Peace Activists Face 25 Years for Action at US Nuclear Submarine Base

AMY GOODMAN: This is Democracy Now!,, The War and Peace Report. I’m Amy Goodman. A group of activists have been jailed for over a year before trial for entering the Kings Bay Naval Submarine Base in Georgia last April to protest U.S. nuclear weapons. The action took place April 4th, 2018, the 50th anniversary of Martin Luther King Jr.’s assassination. Armed with hammers, crime scene tape, baby bottles containing their own blood, seven anti-nuclear activists secretly entered Kings Bay — one of the largest nuclear submarine bases in the world — under the cover of night. Their goal was to symbolically disarm the six nuclear ballistic missile submarines kept there. Each submarine carries 20 Trident thermonuclear weapons.

One year after this historic action, three of the Plowshares activists remain jailed in Georgia. The other four are out on $50,000 bond with electronic ankle monitors. All seven face up to 25 years in prison. They’ve been charged with three felonies and a misdemeanor. On Thursday, global leaders, activists and scholars, including the Nobel Prize-winning former South African Archbishop Desmond Tutu, Daniel Ellsberg and Noam Chomsky, released a petition addressed to U.S. Attorney General William Barr demanding all charges against the Kings Bay 7 be dropped immediately. The petition reads in part, quote, “We who share the moral vision of the Kings Bay Plowshares 7 proclaim our support for their courage and sustained sacrifice and call for the immediate dismissal of all charges against them,” unquote.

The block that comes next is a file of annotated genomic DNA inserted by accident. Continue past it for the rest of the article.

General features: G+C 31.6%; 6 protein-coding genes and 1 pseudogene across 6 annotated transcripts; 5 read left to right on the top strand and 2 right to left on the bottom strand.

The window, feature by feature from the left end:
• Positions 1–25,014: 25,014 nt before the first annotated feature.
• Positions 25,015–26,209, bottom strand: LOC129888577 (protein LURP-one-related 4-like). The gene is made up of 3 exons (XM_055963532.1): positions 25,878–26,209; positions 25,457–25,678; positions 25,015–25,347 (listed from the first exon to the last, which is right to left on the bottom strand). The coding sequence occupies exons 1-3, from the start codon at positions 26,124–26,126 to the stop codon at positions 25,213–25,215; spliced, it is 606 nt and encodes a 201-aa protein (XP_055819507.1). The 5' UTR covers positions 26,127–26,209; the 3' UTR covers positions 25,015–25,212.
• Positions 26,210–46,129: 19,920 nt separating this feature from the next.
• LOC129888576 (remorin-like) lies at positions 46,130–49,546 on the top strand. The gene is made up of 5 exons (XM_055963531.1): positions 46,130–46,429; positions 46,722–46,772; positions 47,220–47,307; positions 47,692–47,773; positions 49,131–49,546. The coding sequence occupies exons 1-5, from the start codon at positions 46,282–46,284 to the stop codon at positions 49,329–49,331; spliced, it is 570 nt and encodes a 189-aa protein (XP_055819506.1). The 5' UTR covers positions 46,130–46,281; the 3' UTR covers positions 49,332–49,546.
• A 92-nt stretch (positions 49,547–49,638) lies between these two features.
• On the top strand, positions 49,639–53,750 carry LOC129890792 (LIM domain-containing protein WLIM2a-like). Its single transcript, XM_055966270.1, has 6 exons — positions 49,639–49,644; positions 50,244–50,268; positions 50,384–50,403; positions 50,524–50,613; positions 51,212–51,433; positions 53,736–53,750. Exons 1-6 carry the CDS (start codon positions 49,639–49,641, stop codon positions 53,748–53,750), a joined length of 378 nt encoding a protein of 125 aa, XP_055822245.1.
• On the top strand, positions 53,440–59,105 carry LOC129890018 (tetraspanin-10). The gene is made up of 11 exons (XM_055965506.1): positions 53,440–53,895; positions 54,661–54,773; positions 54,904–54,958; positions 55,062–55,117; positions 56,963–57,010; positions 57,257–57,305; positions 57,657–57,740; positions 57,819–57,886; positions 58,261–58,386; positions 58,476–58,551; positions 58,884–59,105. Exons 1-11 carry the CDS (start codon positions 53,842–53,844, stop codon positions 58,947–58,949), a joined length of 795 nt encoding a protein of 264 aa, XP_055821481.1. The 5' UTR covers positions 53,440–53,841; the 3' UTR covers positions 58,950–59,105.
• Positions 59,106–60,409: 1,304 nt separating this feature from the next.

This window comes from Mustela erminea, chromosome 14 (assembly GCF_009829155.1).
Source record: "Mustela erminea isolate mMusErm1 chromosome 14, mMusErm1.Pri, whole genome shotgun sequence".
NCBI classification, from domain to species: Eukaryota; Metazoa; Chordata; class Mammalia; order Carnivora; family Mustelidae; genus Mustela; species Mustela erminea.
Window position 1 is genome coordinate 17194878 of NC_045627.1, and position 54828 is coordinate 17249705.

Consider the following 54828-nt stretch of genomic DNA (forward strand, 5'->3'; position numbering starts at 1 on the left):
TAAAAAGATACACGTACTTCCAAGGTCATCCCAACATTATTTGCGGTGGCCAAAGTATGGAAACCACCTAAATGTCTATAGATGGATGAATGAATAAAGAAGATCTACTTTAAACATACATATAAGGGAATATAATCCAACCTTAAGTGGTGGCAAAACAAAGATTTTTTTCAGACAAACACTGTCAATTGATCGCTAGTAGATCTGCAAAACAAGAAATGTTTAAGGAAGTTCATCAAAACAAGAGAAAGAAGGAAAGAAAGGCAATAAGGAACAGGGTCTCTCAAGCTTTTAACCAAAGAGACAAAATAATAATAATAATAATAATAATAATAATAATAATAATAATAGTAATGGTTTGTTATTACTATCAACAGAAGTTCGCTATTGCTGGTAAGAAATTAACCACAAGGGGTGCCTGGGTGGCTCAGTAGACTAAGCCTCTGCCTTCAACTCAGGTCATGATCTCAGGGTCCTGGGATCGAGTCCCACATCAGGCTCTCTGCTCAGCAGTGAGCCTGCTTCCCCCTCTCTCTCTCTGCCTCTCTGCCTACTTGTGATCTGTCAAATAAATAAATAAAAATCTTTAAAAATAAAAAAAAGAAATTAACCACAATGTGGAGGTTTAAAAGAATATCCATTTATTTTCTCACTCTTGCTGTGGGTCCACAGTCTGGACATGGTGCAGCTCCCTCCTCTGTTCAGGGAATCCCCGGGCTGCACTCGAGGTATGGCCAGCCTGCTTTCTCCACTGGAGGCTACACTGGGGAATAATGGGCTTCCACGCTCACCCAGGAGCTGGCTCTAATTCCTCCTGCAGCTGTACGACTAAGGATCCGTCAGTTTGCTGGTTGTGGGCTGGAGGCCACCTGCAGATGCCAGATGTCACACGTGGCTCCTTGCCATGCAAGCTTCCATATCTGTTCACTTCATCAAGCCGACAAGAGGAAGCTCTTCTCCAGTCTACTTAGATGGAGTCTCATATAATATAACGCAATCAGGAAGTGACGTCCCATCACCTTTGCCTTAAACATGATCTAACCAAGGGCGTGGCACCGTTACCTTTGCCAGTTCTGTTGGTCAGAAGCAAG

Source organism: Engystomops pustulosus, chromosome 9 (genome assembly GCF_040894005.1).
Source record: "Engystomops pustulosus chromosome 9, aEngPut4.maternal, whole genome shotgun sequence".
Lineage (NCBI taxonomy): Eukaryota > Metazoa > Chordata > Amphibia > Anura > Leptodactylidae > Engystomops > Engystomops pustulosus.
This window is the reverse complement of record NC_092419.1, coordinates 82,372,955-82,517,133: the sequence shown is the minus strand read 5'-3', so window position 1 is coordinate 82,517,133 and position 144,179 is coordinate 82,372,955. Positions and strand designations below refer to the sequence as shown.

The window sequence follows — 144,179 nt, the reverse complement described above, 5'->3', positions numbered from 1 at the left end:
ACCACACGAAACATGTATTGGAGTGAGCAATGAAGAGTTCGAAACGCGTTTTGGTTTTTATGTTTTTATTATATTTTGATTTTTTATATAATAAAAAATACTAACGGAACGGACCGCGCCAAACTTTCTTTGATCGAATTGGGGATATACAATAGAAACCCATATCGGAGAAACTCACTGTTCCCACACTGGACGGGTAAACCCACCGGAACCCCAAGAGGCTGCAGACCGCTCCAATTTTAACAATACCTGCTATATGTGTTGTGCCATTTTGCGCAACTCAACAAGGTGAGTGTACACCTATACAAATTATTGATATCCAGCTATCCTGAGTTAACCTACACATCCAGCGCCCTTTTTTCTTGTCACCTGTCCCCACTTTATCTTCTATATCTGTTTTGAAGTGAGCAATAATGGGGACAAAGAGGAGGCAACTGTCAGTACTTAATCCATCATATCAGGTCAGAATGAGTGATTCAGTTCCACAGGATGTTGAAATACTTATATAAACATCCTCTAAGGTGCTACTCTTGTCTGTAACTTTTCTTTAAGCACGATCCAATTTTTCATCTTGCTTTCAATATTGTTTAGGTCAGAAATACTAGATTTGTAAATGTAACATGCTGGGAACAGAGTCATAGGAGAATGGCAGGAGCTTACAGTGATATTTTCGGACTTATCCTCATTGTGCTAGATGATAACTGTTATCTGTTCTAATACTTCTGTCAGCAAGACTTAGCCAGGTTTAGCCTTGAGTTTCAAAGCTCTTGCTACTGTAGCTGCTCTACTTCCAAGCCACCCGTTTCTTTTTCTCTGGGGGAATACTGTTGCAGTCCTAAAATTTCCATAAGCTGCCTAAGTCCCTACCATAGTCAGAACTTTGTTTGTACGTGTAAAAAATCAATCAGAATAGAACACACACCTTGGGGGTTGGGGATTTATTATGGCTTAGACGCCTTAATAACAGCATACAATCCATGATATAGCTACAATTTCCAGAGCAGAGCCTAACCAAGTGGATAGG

The Kings Bay protest builds on a history of similar anti-nuclear Plowshares actions around the world, beginning in 1980 in King of Prussia, Pennsylvania. That first Plowshares act was led by the late Father Daniel and Philip Berrigan. Phil’s widow, Liz McAlister, is one of the seven arrested last April. She remains locked up, alongside Jesuit priest Stephen Kelly and Mark Colville in Brunswick, Georgia.

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